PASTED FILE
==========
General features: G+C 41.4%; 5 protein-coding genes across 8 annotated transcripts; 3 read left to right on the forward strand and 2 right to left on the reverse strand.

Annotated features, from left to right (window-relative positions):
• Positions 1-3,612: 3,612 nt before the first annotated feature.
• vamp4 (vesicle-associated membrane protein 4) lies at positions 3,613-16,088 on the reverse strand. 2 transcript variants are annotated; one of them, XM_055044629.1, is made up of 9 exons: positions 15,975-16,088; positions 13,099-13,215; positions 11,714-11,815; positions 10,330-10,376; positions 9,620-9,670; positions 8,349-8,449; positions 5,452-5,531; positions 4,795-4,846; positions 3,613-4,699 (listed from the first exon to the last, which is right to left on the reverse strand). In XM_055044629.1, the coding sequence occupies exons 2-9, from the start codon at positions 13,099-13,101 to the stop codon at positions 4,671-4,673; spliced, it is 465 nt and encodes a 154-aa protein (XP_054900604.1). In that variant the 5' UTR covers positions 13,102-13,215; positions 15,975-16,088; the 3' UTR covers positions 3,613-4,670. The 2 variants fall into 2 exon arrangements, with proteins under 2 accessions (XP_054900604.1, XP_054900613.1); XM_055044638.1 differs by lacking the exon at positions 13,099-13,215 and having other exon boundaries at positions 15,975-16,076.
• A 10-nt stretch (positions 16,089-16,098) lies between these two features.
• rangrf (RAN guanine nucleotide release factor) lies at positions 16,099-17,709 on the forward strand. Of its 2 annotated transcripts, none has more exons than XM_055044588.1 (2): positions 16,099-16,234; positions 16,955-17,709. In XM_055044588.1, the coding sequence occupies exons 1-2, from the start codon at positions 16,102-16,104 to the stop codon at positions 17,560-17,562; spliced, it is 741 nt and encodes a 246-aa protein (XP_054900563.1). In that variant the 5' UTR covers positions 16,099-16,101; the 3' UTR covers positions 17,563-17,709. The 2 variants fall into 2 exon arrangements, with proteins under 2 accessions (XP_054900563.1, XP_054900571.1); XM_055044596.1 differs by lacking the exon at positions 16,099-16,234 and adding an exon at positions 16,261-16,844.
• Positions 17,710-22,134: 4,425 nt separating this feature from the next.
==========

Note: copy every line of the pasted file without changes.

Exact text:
General features: G+C 41.4%; 5 protein-coding genes across 8 annotated transcripts; 3 read left to right on the forward strand and 2 right to left on the reverse strand.

Annotated features, from left to right (window-relative positions):
• Positions 1-3,612: 3,612 nt before the first annotated feature.
• vamp4 (vesicle-associated membrane protein 4) lies at positions 3,613-16,088 on the reverse strand. 2 transcript variants are annotated; one of them, XM_055044629.1, is made up of 9 exons: positions 15,975-16,088; positions 13,099-13,215; positions 11,714-11,815; positions 10,330-10,376; positions 9,620-9,670; positions 8,349-8,449; positions 5,452-5,531; positions 4,795-4,846; positions 3,613-4,699 (listed from the first exon to the last, which is right to left on the reverse strand). In XM_055044629.1, the coding sequence occupies exons 2-9, from the start codon at positions 13,099-13,101 to the stop codon at positions 4,671-4,673; spliced, it is 465 nt and encodes a 154-aa protein (XP_054900604.1). In that variant the 5' UTR covers positions 13,102-13,215; positions 15,975-16,088; the 3' UTR covers positions 3,613-4,670. The 2 variants fall into 2 exon arrangements, with proteins under 2 accessions (XP_054900604.1, XP_054900613.1); XM_055044638.1 differs by lacking the exon at positions 13,099-13,215 and having other exon boundaries at positions 15,975-16,076.
• A 10-nt stretch (positions 16,089-16,098) lies between these two features.
• rangrf (RAN guanine nucleotide release factor) lies at positions 16,099-17,709 on the forward strand. Of its 2 annotated transcripts, none has more exons than XM_055044588.1 (2): positions 16,099-16,234; positions 16,955-17,709. In XM_055044588.1, the coding sequence occupies exons 1-2, from the start codon at positions 16,102-16,104 to the stop codon at positions 17,560-17,562; spliced, it is 741 nt and encodes a 246-aa protein (XP_054900563.1). In that variant the 5' UTR covers positions 16,099-16,101; the 3' UTR covers positions 17,563-17,709. The 2 variants fall into 2 exon arrangements, with proteins under 2 accessions (XP_054900563.1, XP_054900571.1); XM_055044596.1 differs by lacking the exon at positions 16,099-16,234 and adding an exon at positions 16,261-16,844.
• Positions 17,710-22,134: 4,425 nt separating this feature from the next.